- Fernandes, R. (2009). MICROBIOLOGY HANDBOOK DAIRY PRODUCTS. Retrieved from http://www.leatherheadfood.com
- Húngaro, H. M., Peña, W. E. L., Silva, N. B. M., Carvalho, R. V., Alvarenga, V. O., & Sant’Ana, A. S. (2014). Food Microbiology. In Encyclopedia of Agriculture and Food Systems. https://doi.org/10.1016/B978-0-444-52512-3.00059-0
- Gershom, N., & Ssemakula, E. (2017). Traditional Methods of Milk Processing and Preservation by Local Farmers in Kashongi Sub County Kiruhura District. 2(2), 62–71. https://doi.org/10.11648/j.ajset.20170202.12
- Khorshidian, N., Yousefi, M., Khanniri, E., & Mortazavian, A. M. (2018). Potential application of essential oils as antimicrobial preservatives in cheese. Innovative Food Science and Emerging Technologies, 45(October), 62–72. https://doi.org/10.1016/j.ifset.2017.09.020
- Krushna, N. S. A., Kowsalya, A., Radha, S., & Narayanan, R. B. (2007). Honey as a natural preservative of milk. In Indian Journal of Experimental Biology (Vol. 45).
- M. Shafiur Rahman Boca. (2007). Handbook of Food Preservation Second Edition.
- Menderes, A., Ziraat, Ü., Dergisi, F., Kaptan, B., Keser, G., Termal, S. U., & İşlemler, O. (2018). Derleme / Review Non-Thermal Processes Used in Milk Treatment. 15(2), 101–106. https://doi.org/10.25308/aduziraat.412337
- Nahm, H., Juliani, H., & Simon, J. (2012). Effects of selected synthetic and natural antioxidants on the oxidative stability of shea butter (Vitellaria paradoxa subsp. paradoxa). JournalofMedicinally1(2),5–10.Retrievedfrom http://scholarworks.umass.edu/cgi/viewcontent.cgi?article=1003&context=jmap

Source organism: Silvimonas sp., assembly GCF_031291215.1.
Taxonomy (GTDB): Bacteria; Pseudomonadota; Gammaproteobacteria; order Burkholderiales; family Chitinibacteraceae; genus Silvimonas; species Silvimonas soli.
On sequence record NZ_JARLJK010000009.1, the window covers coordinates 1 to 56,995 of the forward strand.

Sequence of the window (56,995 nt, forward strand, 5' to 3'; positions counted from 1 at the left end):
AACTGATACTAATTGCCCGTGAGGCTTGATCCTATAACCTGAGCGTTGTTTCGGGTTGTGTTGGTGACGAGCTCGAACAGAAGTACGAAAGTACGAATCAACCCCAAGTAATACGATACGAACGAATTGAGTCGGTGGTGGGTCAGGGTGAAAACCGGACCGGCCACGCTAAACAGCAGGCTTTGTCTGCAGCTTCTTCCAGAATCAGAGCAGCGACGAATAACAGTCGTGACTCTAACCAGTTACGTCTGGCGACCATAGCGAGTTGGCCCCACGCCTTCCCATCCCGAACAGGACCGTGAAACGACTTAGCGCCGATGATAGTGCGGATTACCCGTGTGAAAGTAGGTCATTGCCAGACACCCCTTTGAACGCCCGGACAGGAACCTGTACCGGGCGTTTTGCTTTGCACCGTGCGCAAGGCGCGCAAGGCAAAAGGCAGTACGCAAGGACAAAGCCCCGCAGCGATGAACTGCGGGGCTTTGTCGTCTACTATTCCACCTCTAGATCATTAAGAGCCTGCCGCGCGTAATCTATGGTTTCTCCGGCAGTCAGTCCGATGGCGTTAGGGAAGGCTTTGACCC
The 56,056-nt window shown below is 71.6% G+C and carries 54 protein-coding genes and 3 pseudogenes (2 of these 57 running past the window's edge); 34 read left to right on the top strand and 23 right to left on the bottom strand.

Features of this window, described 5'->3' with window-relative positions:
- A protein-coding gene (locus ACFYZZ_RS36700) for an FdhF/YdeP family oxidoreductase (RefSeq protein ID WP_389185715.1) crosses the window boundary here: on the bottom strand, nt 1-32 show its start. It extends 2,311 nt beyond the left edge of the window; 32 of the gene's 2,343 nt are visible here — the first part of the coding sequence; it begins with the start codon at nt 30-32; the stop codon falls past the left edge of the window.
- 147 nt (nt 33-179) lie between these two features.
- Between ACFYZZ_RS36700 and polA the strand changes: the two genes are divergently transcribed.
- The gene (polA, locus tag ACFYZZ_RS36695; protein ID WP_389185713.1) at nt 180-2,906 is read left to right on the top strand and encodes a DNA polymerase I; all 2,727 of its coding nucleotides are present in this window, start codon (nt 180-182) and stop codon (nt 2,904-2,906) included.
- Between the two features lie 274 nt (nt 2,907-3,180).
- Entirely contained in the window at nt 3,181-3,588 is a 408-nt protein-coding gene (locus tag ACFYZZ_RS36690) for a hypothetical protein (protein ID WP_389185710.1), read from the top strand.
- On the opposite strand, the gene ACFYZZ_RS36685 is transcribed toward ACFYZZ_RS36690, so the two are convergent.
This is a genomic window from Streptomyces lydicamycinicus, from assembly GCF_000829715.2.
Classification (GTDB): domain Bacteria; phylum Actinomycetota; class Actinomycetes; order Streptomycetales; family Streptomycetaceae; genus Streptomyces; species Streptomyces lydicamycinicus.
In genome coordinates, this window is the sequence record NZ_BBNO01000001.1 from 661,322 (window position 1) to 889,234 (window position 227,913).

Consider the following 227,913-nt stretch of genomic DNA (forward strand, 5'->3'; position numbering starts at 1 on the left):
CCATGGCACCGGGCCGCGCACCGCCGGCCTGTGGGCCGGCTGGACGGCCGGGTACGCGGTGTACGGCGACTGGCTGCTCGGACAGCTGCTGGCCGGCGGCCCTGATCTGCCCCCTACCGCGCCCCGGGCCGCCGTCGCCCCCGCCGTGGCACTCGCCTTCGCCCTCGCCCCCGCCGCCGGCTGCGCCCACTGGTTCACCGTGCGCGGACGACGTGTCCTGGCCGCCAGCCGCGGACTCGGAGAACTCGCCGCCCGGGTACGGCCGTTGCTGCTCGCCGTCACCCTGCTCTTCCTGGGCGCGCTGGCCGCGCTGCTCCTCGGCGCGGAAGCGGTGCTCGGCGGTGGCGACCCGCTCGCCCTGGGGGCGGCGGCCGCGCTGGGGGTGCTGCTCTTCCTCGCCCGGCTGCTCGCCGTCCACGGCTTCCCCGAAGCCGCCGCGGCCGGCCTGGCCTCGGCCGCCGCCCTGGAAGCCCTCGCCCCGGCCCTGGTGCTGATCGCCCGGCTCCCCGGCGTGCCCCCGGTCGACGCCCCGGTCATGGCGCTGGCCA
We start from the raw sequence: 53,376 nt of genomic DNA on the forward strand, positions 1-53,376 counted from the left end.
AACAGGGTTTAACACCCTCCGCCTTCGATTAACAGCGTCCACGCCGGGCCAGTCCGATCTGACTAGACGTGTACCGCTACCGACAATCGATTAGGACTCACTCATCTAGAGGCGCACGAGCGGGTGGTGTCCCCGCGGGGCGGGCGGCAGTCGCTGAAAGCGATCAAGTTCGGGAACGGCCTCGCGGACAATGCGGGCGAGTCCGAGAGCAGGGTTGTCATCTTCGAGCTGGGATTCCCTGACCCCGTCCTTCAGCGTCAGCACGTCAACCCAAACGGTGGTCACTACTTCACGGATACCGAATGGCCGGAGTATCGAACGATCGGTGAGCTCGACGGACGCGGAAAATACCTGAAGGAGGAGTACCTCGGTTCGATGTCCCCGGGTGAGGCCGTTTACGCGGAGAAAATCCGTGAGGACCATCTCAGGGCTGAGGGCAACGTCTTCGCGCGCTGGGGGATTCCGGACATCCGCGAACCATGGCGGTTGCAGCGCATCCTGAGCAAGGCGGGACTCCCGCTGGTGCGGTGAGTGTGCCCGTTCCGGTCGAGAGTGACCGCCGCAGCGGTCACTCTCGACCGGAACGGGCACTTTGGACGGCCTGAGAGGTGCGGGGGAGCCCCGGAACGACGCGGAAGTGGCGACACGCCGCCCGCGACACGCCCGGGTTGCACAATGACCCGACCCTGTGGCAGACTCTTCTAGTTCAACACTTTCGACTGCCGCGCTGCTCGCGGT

- Upadhyay, N., Goyal, A., Kumar, A., Ghai, D. L., & Singh, R. (2014). Preservation of Milk and Milk Products for Analytical Purposes. Food Reviews International, 30(3), 203–224. https://doi.org/10.1080/87559129.2014.913292
- Watts, S. (2016). A mini review on technique of milk pasteurization. ~ 99 ~ Journal of Pharmacognosy and Phytochemistry, 5(5). https://doi.org/10.1136/bmj.1.4286.261
- Zhu, D., Kebede, B., Chen, G., McComb, K., & Frew, R. (2020). Effects of the vat pasteurization process and refrigerated storage on the bovine milk metabolome. Journal of Dairy Science, 103(3), 2077–2088. https://doi.org/10.3168/jds.2019-17512